SAN ANTONIO, Texas (MindaNews / 21 Nov) – Stamping out the drug menace is one of the centerpiece programs of the Duterte administration. The drug problem undermines the physical, mental and spiritual health of the people and the peace and stability of society. The promise to end it, as well as that of the endemic corruption, catapulted the mayor of Davao City to the highest post of the land.
After three years in the frontline of the drug war, the President who vowed to kill did kill. His war already claimed thousands of lives. Despite, however, the killing rampage on drug users and pushers, the commerce of illegal drugs remains very much alive now permeating every nook and corner of the archipelago, indicating that the bloody campaign fails to deliver. It does not help that his very own trusted lieutenants in the campaign were themselves embroiled in drug scandals. Wearied and apparently frustrated by the evident failure of his campaign and embittered by the criticisms against it, the President dared his primary critic on the conduct of the drug war, the Vice President, to take over as the country’s drug czar, with a cabinet post that goes with it.
We all know the power of a czar. If she were the drug czar, she would have at her disposal all the resources of the government needed to fulfill her mission—information, men and machine. When she, however, bit the bullet—when she accepted the challenge, the position earlier dangled to her was downgraded to a co-chair of an anti-drug committee, with an undefined mandate. Regardless, she accepted the position sans complaints and reservation. Of course, as a co-chair of the Interagency Committee against Illegal Drugs (ICAD) she could only do much in coordination with the other co-chair.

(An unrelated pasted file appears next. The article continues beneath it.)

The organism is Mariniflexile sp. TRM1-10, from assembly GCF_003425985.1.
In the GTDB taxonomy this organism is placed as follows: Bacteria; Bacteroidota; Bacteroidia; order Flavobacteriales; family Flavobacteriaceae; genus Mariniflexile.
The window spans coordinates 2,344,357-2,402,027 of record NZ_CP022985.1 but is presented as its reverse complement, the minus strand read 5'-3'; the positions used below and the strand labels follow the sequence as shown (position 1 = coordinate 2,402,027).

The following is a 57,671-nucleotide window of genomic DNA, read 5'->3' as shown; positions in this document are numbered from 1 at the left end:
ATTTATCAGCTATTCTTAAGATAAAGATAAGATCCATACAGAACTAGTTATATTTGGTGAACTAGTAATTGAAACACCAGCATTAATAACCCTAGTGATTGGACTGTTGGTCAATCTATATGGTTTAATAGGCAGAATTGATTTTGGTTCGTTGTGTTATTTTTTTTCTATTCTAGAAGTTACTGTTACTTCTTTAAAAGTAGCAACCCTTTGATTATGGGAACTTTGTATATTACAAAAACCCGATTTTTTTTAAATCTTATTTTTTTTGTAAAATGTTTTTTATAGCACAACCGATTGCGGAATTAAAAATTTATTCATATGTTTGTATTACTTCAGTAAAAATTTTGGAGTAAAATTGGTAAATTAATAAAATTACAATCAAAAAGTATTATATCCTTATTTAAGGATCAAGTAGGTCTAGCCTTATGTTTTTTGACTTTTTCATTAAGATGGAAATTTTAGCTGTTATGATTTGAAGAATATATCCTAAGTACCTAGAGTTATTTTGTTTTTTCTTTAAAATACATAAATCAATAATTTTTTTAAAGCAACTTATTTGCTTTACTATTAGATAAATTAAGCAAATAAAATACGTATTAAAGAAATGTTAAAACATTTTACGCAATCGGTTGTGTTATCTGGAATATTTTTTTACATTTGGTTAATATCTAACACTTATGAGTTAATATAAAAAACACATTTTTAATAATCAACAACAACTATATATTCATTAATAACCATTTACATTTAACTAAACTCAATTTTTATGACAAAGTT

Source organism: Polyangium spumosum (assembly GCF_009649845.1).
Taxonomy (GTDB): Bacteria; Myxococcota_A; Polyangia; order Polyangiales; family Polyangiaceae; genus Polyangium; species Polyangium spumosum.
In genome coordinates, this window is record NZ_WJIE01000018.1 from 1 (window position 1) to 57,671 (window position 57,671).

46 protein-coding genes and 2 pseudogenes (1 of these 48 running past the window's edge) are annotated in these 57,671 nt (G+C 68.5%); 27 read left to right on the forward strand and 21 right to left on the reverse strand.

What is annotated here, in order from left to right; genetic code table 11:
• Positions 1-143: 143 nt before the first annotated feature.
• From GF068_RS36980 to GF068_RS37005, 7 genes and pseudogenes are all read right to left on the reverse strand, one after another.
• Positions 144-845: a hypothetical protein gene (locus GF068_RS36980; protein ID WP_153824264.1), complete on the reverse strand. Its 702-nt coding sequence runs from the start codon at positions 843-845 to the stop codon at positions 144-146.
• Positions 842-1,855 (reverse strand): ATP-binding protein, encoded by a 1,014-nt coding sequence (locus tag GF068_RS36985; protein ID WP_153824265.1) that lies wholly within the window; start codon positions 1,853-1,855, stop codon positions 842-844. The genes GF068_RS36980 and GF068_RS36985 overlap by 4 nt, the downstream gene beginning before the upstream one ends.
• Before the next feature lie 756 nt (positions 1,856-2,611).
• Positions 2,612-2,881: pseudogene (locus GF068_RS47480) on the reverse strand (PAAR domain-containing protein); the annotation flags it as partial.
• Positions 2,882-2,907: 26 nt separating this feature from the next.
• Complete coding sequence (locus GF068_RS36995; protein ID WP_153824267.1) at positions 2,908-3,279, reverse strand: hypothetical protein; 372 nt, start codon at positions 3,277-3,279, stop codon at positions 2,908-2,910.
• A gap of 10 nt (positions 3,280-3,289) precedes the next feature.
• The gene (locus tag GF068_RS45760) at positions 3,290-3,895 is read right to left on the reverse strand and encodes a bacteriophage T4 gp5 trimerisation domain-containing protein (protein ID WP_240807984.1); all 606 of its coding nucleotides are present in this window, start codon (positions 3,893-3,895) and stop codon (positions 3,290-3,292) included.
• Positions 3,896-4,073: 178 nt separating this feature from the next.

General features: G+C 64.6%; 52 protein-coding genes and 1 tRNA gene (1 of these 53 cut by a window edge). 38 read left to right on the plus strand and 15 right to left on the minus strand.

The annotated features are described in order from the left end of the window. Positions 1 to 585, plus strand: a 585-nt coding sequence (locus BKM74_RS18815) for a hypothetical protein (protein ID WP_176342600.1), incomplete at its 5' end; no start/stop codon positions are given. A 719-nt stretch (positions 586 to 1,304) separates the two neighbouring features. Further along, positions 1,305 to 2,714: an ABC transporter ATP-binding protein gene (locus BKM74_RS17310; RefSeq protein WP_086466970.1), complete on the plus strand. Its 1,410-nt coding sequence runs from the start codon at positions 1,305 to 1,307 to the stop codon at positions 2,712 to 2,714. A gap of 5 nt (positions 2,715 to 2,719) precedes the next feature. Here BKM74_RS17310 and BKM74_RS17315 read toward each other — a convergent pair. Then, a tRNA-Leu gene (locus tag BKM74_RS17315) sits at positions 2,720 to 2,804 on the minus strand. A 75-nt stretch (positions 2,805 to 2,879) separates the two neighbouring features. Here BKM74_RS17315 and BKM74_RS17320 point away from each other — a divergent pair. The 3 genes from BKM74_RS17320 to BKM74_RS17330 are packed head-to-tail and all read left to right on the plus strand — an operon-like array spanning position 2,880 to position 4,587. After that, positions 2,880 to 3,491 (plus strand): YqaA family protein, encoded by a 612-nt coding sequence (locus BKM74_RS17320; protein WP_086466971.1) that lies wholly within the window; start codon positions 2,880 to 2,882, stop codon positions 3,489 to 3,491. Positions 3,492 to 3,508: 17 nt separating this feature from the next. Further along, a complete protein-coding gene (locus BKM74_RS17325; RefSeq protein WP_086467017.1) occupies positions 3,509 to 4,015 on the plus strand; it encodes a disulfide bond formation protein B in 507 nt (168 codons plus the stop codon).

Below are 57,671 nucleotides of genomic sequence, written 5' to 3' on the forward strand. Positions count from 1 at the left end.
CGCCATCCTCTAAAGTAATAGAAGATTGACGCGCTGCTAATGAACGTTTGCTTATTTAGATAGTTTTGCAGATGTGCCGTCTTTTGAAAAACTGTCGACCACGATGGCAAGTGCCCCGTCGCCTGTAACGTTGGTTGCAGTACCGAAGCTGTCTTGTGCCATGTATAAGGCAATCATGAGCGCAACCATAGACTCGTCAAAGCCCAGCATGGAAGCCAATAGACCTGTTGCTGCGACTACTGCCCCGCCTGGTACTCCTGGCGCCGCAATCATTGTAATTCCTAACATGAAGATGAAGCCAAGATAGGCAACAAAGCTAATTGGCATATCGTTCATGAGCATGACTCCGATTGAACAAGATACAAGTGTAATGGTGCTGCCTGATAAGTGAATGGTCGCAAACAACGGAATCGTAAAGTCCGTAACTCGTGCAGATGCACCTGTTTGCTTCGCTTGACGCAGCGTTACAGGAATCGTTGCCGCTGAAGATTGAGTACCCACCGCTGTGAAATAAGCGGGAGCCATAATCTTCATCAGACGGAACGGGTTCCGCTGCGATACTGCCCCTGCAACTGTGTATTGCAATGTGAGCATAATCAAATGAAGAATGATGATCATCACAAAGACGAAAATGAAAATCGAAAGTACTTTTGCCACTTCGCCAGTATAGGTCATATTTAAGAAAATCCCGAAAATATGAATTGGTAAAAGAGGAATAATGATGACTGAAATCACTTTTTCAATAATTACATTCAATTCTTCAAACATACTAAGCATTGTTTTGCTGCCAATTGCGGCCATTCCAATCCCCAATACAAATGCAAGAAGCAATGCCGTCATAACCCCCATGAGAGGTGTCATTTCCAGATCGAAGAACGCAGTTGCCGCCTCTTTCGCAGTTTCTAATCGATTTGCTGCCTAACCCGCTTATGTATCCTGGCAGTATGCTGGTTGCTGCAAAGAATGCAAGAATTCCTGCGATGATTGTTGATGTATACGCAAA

You can’t expect much from a committee. It is often simply a discussion group to recommend to a high authority a course of action on something. Nothing more. It is not even proper for it to make a follow up on its recommendations. How can the VP meaningfully contribute to the war on drugs in the circumstance she finds herself? In her post at ICAD, the VP finds out she does not even have free access to data or information which could be vital in crafting policies to innovate or develop a new approach to the drug campaign.
In the minds of many VP Lennie Robredo is the country’s drug czar because that was the position originally offered to her. That sticks in the mind not the committee co-chair downgrade. It looks like VP Robredo was appointed to the post at ICAD in order to fail.
We can’t really help but wonder. Was the downgrade made to make the position impotent as not to disturb the untouchables in the lucrative commerce of drug? What explains this cowardly reluctance to really go after the big guns of the enemy? Is there a sinister plan for this country to remain forever drugged? (MindaViews is the opinion section of MindaNews. William R. Adan, Ph.D., is retired professor and former chancellor of Mindanao State University at Naawan, Misamis Oriental, Philippines.)